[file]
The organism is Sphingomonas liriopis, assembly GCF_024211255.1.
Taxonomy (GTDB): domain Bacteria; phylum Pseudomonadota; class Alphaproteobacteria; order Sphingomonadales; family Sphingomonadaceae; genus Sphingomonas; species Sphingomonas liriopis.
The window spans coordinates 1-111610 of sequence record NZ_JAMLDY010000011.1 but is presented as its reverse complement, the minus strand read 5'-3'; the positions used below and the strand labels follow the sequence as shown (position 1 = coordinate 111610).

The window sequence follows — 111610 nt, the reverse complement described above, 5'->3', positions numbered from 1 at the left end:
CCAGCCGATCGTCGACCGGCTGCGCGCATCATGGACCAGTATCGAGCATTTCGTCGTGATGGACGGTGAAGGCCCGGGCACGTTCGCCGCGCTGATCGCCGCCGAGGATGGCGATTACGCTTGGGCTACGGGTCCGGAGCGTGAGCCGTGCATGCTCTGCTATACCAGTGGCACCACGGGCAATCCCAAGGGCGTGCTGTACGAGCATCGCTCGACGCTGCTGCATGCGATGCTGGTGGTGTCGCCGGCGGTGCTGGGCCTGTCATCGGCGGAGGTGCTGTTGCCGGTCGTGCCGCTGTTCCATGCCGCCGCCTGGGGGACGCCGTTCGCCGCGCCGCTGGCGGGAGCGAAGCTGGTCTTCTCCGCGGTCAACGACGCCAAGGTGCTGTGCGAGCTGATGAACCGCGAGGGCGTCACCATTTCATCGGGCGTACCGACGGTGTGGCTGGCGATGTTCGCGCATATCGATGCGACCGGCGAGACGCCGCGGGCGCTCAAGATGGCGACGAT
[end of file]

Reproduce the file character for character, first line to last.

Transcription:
The organism is Sphingomonas liriopis, assembly GCF_024211255.1.
Taxonomy (GTDB): domain Bacteria; phylum Pseudomonadota; class Alphaproteobacteria; order Sphingomonadales; family Sphingomonadaceae; genus Sphingomonas; species Sphingomonas liriopis.
The window spans coordinates 1-111610 of sequence record NZ_JAMLDY010000011.1 but is presented as its reverse complement, the minus strand read 5'-3'; the positions used below and the strand labels follow the sequence as shown (position 1 = coordinate 111610).

The window sequence follows — 111610 nt, the reverse complement described above, 5'->3', positions numbered from 1 at the left end:
CCAGCCGATCGTCGACCGGCTGCGCGCATCATGGACCAGTATCGAGCATTTCGTCGTGATGGACGGTGAAGGCCCGGGCACGTTCGCCGCGCTGATCGCCGCCGAGGATGGCGATTACGCTTGGGCTACGGGTCCGGAGCGTGAGCCGTGCATGCTCTGCTATACCAGTGGCACCACGGGCAATCCCAAGGGCGTGCTGTACGAGCATCGCTCGACGCTGCTGCATGCGATGCTGGTGGTGTCGCCGGCGGTGCTGGGCCTGTCATCGGCGGAGGTGCTGTTGCCGGTCGTGCCGCTGTTCCATGCCGCCGCCTGGGGGACGCCGTTCGCCGCGCCGCTGGCGGGAGCGAAGCTGGTCTTCTCCGCGGTCAACGACGCCAAGGTGCTGTGCGAGCTGATGAACCGCGAGGGCGTCACCATTTCATCGGGCGTACCGACGGTGTGGCTGGCGATGTTCGCGCATATCGATGCGACCGGCGAGACGCCGCGGGCGCTCAAGATGGCGACGAT